Glendale high school seniors scored well above the state average in math and writing on recent tests and slightly above the average in reading and spelling. But, overall, they fared worse than Glendale 12th-graders who graduated in past years, according to figures just released.
The scores are from the California Assessment Program test, which was given in December to high school seniors statewide to measure skill in the four academic areas. Test results also were released for the La Canada Unified School District and for high schools in northeast Los Angeles.
Seniors at Crescenta Valley High School in northern Glendale continued to score better in all categories than did their counterparts at Hoover and Glendale high schools. District spokesman Vic Pallos noted, however, that part of Crescenta Valley's success could be attributed to the the fact that far more Crescenta Valley seniors are fluent in English than are seniors at the two schools in the southern section of the city.
Spelling, Reading Gain
Crescenta Valley 12th-graders, 94% of whom speak fluent English, scored better than those in last year's graduating class in spelling and reading, but they did not fare as well in math and writing. The improvement in spelling was particularly dramatic, as Crescenta Valley seniors correctly answered on the average 73.1 of 100 questions, jumping from last year's average of 69.1. The results in spelling put Crescenta Valley seniors in the 87th percentile statewide, far above last year's percentile ranking of 49th.
Hoover High School seniors, on the other hand, scored significantly higher than students who graduated from the school in 1984 in three categories--reading, writing and math--but slightly lower in spelling. Of particular note, officials said, was Hoover's rise to the 67th percentile statewide in writing, compared with last year's ranking in the 49th percentile.
About 27% of the 12th-graders at Hoover cannot speak fluent English, a statistic that is the same for the senior class at Glendale High School.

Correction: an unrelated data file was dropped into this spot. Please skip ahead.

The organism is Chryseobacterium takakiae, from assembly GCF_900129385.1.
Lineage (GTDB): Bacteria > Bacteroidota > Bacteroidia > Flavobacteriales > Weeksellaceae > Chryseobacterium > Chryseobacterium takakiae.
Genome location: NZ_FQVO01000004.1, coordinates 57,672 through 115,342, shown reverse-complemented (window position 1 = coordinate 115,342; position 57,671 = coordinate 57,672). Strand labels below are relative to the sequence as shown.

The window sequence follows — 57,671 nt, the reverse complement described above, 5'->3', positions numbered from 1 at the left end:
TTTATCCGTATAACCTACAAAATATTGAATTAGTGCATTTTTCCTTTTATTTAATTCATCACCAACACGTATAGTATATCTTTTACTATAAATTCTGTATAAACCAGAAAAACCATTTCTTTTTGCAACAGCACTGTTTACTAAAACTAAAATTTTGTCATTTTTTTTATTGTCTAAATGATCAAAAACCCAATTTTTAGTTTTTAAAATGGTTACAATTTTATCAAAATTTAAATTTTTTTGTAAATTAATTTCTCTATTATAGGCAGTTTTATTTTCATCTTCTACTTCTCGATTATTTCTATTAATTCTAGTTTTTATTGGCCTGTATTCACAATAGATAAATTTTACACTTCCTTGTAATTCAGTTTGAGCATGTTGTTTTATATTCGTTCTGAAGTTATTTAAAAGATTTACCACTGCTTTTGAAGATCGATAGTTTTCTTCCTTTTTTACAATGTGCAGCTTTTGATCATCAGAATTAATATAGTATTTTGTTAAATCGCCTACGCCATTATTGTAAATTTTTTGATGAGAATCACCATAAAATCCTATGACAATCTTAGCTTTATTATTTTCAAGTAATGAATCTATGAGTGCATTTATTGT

Glendale High seniors scored lower than last year's 12th-graders in all categories, but especially in spelling. Seniors on the average correctly answered only 68.1 of 100 questions, plummeting the school to the 40th percentile statewide in that area. Last year, Hoover seniors scored in the 62nd percentile in spelling.
Districtwide results place Glendale seniors in the 59th percentile statewide in spelling and reading, in the 73rd percentile in writing, and in the 79th percentile in math.
Contrasted with the graduating class in 1980, this year's seniors fared worse in all categories except math. District officials attribute the drop to the large number of non-English-speaking immigrants who have come to Glendale in recent years. In 1980, for example, only 6% of the city's high school graduates could not speak fluent English, contrasted with 20.2% this year, Pallos said.
La Canada Success
Meanwhile, seniors enrolled at La Canada High School in La Canada Flintridge remained near the top of the list among 12th-graders throughout the state, registering between the 92nd and 98th percentile in all four categories.
Seniors improved their test scores in writing and math but did not score as well in reading and spelling contrasted with last year's graduates. In the mainly white, upper middle class city, very few students require bilingual instruction, said Lorraine Baker, the district's director of curriculum.
In the four categories, La Canada seniors scored the lowest in spelling, correctly answering 73.8 of 100 questions, a slip that puts 12th-graders in the 92nd percentile statewide after last year's ranking of 95th.
Although state percentile rankings were not available for high schools in Los Angeles, test results show that 12th-graders on the whole improved in every category contrasted with last year's seniors.
Los Angeles Scores
Of the three high schools in northeast Los Angeles, only seniors at Eagle Rock High School scored above the districtwide average in all areas. But, contrasted with last year's graduating class at Eagle Rock, they scored worse in reading, writing and math while posting a slight improvement in spelling.
Seniors at Marshall High School in the Silver Lake neighborhood and at Franklin High School in the Highland Park area scored worse in all categories contrasted with last year's 12th-graders. The drop in scores at Franklin was particularly acute in math and writing. At Marshall, which also has a high percentage of students with limited English skill, the biggest slip was in reading scores.